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Piyali Dasgupta

How Laws Play In Positioning Women As Professionals And Entrepreneurs

POSTED ON 19 Apr 2017
5 Min read


The World Bank report and how it plays out for India: How government policies limit women’s full economic participation through laws that restrict their ability to engage in entrepreneurial and employment activities. 

Kaushik Basu, Senior Vice President and Chief Economist at The World Bank says, “The World Bank Group’s Women, Business and the Law project has been constructing a unique dataset on laws, regulations and policies that constrain women’s economic choices.

The data illuminate how government policies limit women’s full economic participation through laws that restrict their ability to engage in entrepreneurial and employment activities. The report draws on readily comparable data across seven indicators: accessing institutions, using property, getting a job, providing incentives to work, building credit, going to court and protecting women from violence. It seems clear from the evidence that while governments are working progressively to provide equality of opportunity for women, there are still laws that differentiate between women and men in ways that affect women’s economic prospects: of the 173 economies covered, 155 have at least one law that differentiates between women and men.”

For India, these are the huge areas of concern which restrict women:  

  • In India, the female population is 612,195,535 and the participation in labour force is only a dismal 29% of the population compared to Iceland where the female population 162,643, the participation in labour force is 82%.

  • When it comes to protecting a wife’s interests, there are no special provisions governing the marital home for the Indian women unlike other countries.

  • With regard to judicial representation, there are 28 justices in the constitutional court and only 1 of them is a woman.

  • There is no law mandate for paternity leave, so fathers have limited participation in newborn child care.

  • There is no law mandate for equal remuneration for work of equal value for women.

  • Mothers aren’t guaranteed an equivalent position after maternity leave.

  • Parents are not entitled to flexible/part-time schedules with a newborn.

  • Women and men cannot do the same jobs in India, in industries such as metalwork and mining.

The areas in which there is seeming progress:

As per the Government of India, there are 2,38,617 Gram Panchayats in 31 listed states and union territories. The World Bank report says, “A study of 265 village councils in two states in India where a third of the positions of council head had been reserved for women since 1993 found that women leaders invest more in infrastructure that is directly relevant to women’s needs.”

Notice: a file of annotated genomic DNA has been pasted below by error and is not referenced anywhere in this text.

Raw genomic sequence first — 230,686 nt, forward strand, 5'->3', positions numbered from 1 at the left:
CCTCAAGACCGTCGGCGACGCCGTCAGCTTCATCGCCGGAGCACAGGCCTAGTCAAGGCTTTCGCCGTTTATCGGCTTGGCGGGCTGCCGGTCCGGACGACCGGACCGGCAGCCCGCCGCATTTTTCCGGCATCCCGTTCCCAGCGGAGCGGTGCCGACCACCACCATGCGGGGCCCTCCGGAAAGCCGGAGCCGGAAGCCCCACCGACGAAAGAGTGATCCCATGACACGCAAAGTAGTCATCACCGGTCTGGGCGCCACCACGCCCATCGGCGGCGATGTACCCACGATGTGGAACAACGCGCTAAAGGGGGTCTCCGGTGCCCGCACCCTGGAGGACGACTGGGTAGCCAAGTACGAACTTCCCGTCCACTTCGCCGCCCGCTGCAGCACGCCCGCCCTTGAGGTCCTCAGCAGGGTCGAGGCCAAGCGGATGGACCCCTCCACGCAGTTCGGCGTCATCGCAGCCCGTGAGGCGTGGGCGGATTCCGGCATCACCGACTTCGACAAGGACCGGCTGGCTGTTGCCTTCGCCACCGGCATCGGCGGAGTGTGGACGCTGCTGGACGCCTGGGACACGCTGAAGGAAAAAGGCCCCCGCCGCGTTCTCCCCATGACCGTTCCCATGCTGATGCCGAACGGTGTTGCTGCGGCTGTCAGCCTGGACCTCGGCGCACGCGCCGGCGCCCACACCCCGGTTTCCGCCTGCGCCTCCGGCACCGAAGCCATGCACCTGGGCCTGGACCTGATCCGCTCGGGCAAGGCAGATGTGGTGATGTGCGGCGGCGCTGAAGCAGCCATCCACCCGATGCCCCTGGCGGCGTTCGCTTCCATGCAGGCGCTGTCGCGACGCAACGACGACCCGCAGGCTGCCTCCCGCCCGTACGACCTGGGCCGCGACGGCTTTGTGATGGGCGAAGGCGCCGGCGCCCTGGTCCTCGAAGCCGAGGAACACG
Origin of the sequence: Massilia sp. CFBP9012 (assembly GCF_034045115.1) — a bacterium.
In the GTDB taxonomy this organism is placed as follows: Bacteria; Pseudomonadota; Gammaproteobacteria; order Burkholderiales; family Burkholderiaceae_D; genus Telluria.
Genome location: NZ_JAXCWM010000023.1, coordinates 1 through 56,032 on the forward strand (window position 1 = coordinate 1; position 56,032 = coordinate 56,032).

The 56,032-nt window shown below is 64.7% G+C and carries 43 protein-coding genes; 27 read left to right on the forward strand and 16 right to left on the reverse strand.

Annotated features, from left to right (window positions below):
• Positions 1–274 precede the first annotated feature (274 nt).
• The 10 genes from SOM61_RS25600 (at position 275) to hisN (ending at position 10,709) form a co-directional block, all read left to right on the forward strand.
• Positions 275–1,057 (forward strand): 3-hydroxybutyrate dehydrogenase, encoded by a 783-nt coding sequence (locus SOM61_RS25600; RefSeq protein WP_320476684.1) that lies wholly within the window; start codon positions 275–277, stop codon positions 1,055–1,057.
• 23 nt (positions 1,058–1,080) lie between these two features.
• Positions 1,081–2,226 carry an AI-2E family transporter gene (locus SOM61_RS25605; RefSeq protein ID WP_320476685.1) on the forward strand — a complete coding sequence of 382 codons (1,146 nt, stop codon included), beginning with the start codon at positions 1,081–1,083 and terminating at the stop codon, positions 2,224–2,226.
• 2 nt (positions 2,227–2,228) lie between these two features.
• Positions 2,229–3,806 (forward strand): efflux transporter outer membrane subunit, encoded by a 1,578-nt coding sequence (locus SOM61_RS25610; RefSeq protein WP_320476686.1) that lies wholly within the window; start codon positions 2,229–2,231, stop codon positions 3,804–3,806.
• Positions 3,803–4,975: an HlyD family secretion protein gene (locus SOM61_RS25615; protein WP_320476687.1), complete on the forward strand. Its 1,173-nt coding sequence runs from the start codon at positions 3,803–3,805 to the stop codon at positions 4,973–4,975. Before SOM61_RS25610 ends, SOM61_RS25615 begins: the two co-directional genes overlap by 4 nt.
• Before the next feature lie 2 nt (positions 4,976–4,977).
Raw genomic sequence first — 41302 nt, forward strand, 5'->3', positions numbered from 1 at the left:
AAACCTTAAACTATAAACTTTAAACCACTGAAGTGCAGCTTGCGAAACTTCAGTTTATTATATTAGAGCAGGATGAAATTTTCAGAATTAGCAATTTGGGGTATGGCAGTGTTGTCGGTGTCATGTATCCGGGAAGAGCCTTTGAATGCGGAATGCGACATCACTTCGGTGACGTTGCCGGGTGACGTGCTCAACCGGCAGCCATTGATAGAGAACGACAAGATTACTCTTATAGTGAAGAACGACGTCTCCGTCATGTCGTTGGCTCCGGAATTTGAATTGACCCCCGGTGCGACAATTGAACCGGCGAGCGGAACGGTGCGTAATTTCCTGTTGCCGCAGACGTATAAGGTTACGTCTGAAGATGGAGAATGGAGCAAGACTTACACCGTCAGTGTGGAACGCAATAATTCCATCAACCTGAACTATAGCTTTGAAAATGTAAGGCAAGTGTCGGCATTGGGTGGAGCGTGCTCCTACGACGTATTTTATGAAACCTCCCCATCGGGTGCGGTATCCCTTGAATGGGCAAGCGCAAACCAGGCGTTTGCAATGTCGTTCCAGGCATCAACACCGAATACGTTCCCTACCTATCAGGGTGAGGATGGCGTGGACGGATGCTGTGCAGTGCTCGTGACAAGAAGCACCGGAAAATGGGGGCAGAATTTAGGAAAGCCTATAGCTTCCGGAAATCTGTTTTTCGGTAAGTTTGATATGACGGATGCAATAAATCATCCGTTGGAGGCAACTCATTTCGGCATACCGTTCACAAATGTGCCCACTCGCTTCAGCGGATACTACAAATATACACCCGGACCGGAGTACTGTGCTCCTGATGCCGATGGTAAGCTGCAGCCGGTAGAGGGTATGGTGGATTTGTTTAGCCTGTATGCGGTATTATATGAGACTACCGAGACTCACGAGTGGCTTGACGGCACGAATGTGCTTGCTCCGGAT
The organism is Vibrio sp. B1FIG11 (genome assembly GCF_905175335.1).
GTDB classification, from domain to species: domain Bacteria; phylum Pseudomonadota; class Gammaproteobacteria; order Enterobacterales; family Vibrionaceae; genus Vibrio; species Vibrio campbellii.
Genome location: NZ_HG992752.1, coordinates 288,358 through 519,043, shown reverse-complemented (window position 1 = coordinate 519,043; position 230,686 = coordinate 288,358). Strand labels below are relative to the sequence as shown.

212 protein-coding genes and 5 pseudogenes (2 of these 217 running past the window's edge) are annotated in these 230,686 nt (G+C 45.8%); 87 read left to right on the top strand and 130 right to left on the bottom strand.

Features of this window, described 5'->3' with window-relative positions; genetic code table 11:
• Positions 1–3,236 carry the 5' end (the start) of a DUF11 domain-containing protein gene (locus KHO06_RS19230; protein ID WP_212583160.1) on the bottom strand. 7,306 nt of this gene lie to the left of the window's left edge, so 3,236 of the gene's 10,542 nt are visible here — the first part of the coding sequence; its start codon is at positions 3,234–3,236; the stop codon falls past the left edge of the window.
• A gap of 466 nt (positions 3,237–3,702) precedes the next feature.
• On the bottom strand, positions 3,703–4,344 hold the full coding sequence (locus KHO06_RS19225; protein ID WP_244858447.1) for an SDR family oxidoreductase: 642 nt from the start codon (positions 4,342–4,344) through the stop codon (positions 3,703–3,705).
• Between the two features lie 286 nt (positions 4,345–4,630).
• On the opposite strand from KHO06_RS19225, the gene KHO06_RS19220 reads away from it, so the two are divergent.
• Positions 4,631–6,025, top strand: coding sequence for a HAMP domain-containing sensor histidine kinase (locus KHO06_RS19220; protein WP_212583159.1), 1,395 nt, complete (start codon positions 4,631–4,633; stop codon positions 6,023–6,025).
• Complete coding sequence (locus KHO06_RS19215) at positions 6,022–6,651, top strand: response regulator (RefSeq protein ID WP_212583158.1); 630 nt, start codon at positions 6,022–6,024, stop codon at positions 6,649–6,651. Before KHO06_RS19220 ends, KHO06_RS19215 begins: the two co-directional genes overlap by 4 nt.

It has been seen that countries with quotas for the number of female legislators actively invested money in social services and welfare more than the countries which do not have such representation.

Women, Business and the Law measured and reported “The most recent quotas were introduced in Germany (30%) and India (at least one board member has to be a woman). In Israel, as in India, publicly listed companies must have at least one woman on their boards.”

The report states, “In 1994, two states in India, Karnataka and Maharashtra, reformed the Hindu Succession Act to allow women and men the same rights to inherit joint family property. This altered control over assets within families and increased parental investments in daughters. The second-generation effects were even larger in such areas as daughters’ education.

For example, mothers who benefited from the reform spent twice as much on their daughters’ education. Moreover, where the reforms occurred, women were more likely to have bank accounts and their households were more likely to have sanitary latrines, suggesting that legal empowerment gives women more bargaining power within the household and leads to better educational and financial outcomes for families. Although the reform was initiated at the state level, it has now been implemented throughout India.”

S Susie A. King writes for The Economy of Safety: The Importance of Financial Freedom for Women, “In Southern India, despite being uneducated and poor, Shantha developed a women’s “self-help” group in rural India. She worked with women in her community to build financial resources through the sale of rice and cow’s milk, and worked to gain financing for their business opportunities. The group that Shantha created helped 26 women obtain employment. The report finds that 90 percent of countries reviewed have at least one law impeding women’s economic opportunities. The report noted the direct correlation between a woman’s economic empowerment and being protected from violence.

When women were given the scope to head companies, inherit assets, access institutions, education and jobs, use property for financial growth, get incentives to work like maternity leave, health care benefits etc, build credit and have easy admittance to courts, it has directly lead to decrease in violence against women, bettered outcomes for the next generation of children i.e. especially girls. They have improved lives and are more empowered.  


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Written by Piyali Dasgupta

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